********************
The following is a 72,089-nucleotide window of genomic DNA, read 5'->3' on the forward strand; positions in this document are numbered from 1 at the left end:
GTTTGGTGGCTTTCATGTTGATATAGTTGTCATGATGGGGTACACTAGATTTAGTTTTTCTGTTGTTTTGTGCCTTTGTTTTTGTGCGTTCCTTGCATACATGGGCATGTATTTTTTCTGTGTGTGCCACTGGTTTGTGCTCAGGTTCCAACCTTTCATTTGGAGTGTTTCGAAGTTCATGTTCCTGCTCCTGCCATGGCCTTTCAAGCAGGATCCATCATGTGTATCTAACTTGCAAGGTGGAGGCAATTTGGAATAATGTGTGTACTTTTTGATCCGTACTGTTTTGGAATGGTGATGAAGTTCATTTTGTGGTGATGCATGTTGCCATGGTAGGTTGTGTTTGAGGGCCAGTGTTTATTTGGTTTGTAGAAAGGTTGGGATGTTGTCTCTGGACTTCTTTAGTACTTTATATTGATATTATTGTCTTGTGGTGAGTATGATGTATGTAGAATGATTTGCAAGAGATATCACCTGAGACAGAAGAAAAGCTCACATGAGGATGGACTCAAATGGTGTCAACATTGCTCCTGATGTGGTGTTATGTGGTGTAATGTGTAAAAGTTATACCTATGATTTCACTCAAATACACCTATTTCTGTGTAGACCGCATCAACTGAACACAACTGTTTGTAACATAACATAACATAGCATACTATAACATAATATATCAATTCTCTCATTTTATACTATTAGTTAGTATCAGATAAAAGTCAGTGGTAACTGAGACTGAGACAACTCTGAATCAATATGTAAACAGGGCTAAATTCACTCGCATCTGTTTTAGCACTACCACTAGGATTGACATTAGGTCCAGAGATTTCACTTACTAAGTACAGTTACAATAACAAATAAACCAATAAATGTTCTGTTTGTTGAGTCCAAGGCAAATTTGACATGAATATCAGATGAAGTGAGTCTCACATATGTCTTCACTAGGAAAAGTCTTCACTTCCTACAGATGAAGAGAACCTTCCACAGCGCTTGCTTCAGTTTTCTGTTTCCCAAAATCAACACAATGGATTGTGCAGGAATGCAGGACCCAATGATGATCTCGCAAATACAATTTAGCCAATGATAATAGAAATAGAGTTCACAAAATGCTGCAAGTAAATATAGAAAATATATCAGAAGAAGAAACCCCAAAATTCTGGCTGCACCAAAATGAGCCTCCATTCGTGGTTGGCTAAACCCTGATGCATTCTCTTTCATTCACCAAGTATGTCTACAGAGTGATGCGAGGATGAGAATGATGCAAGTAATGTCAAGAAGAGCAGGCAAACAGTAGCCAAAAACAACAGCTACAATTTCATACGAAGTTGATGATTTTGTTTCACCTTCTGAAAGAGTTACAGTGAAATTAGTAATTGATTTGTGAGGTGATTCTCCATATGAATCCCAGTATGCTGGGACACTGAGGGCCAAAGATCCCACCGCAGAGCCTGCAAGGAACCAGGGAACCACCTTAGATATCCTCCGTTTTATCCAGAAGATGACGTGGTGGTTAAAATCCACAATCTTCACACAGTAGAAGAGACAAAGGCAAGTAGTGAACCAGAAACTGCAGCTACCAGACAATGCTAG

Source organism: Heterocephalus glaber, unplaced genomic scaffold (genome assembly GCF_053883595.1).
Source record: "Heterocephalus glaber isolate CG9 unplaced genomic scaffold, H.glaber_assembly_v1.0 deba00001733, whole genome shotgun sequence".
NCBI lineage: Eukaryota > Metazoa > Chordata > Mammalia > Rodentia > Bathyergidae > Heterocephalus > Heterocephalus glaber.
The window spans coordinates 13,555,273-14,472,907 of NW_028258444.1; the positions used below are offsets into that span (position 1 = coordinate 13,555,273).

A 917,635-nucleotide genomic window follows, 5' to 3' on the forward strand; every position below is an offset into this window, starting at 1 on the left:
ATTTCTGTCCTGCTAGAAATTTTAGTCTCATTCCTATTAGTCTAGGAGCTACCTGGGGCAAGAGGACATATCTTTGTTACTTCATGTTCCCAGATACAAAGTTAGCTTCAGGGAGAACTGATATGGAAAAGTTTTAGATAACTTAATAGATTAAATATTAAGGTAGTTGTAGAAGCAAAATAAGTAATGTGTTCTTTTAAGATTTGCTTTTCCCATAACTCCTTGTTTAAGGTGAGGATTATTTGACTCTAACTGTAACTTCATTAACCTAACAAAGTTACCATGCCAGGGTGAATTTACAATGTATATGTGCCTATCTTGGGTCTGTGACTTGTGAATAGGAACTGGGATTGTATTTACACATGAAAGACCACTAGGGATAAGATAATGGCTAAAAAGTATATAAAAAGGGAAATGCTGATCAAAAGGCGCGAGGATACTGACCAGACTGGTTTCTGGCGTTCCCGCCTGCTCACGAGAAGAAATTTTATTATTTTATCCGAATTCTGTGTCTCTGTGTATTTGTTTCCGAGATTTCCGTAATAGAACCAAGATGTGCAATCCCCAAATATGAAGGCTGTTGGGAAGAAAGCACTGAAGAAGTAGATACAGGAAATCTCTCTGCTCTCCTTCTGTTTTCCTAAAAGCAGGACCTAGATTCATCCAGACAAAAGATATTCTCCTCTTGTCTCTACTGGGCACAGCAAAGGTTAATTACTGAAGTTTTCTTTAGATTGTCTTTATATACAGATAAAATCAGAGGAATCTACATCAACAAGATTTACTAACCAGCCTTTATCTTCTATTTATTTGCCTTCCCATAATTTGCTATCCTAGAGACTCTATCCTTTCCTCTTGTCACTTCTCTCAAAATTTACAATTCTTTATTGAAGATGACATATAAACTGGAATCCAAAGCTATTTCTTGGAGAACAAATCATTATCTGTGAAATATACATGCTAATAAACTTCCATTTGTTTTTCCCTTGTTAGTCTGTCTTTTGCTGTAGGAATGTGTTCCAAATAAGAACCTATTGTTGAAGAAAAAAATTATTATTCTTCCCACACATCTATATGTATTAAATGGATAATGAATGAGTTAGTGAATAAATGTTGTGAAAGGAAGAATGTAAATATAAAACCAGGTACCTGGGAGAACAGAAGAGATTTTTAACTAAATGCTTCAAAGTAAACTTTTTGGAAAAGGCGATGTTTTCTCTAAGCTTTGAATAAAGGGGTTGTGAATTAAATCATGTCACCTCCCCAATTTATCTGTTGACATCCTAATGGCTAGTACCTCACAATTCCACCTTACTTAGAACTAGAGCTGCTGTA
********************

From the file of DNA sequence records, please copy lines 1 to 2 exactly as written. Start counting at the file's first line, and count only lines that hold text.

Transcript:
The following is a 72,089-nucleotide window of genomic DNA, read 5'->3' on the forward strand; positions in this document are numbered from 1 at the left end:
GTTTGGTGGCTTTCATGTTGATATAGTTGTCATGATGGGGTACACTAGATTTAGTTTTTCTGTTGTTTTGTGCCTTTGTTTTTGTGCGTTCCTTGCATACATGGGCATGTATTTTTTCTGTGTGTGCCACTGGTTTGTGCTCAGGTTCCAACCTTTCATTTGGAGTGTTTCGAAGTTCATGTTCCTGCTCCTGCCATGGCCTTTCAAGCAGGATCCATCATGTGTATCTAACTTGCAAGGTGGAGGCAATTTGGAATAATGTGTGTACTTTTTGATCCGTACTGTTTTGGAATGGTGATGAAGTTCATTTTGTGGTGATGCATGTTGCCATGGTAGGTTGTGTTTGAGGGCCAGTGTTTATTTGGTTTGTAGAAAGGTTGGGATGTTGTCTCTGGACTTCTTTAGTACTTTATATTGATATTATTGTCTTGTGGTGAGTATGATGTATGTAGAATGATTTGCAAGAGATATCACCTGAGACAGAAGAAAAGCTCACATGAGGATGGACTCAAATGGTGTCAACATTGCTCCTGATGTGGTGTTATGTGGTGTAATGTGTAAAAGTTATACCTATGATTTCACTCAAATACACCTATTTCTGTGTAGACCGCATCAACTGAACACAACTGTTTGTAACATAACATAACATAGCATACTATAACATAATATATCAATTCTCTCATTTTATACTATTAGTTAGTATCAGATAAAAGTCAGTGGTAACTGAGACTGAGACAACTCTGAATCAATATGTAAACAGGGCTAAATTCACTCGCATCTGTTTTAGCACTACCACTAGGATTGACATTAGGTCCAGAGATTTCACTTACTAAGTACAGTTACAATAACAAATAAACCAATAAATGTTCTGTTTGTTGAGTCCAAGGCAAATTTGACATGAATATCAGATGAAGTGAGTCTCACATATGTCTTCACTAGGAAAAGTCTTCACTTCCTACAGATGAAGAGAACCTTCCACAGCGCTTGCTTCAGTTTTCTGTTTCCCAAAATCAACACAATGGATTGTGCAGGAATGCAGGACCCAATGATGATCTCGCAAATACAATTTAGCCAATGATAATAGAAATAGAGTTCACAAAATGCTGCAAGTAAATATAGAAAATATATCAGAAGAAGAAACCCCAAAATTCTGGCTGCACCAAAATGAGCCTCCATTCGTGGTTGGCTAAACCCTGATGCATTCTCTTTCATTCACCAAGTATGTCTACAGAGTGATGCGAGGATGAGAATGATGCAAGTAATGTCAAGAAGAGCAGGCAAACAGTAGCCAAAAACAACAGCTACAATTTCATACGAAGTTGATGATTTTGTTTCACCTTCTGAAAGAGTTACAGTGAAATTAGTAATTGATTTGTGAGGTGATTCTCCATATGAATCCCAGTATGCTGGGACACTGAGGGCCAAAGATCCCACCGCAGAGCCTGCAAGGAACCAGGGAACCACCTTAGATATCCTCCGTTTTATCCAGAAGATGACGTGGTGGTTAAAATCCACAATCTTCACACAGTAGAAGAGACAAAGGCAAGTAGTGAACCAGAAACTGCAGCTACCAGACAATGCTAG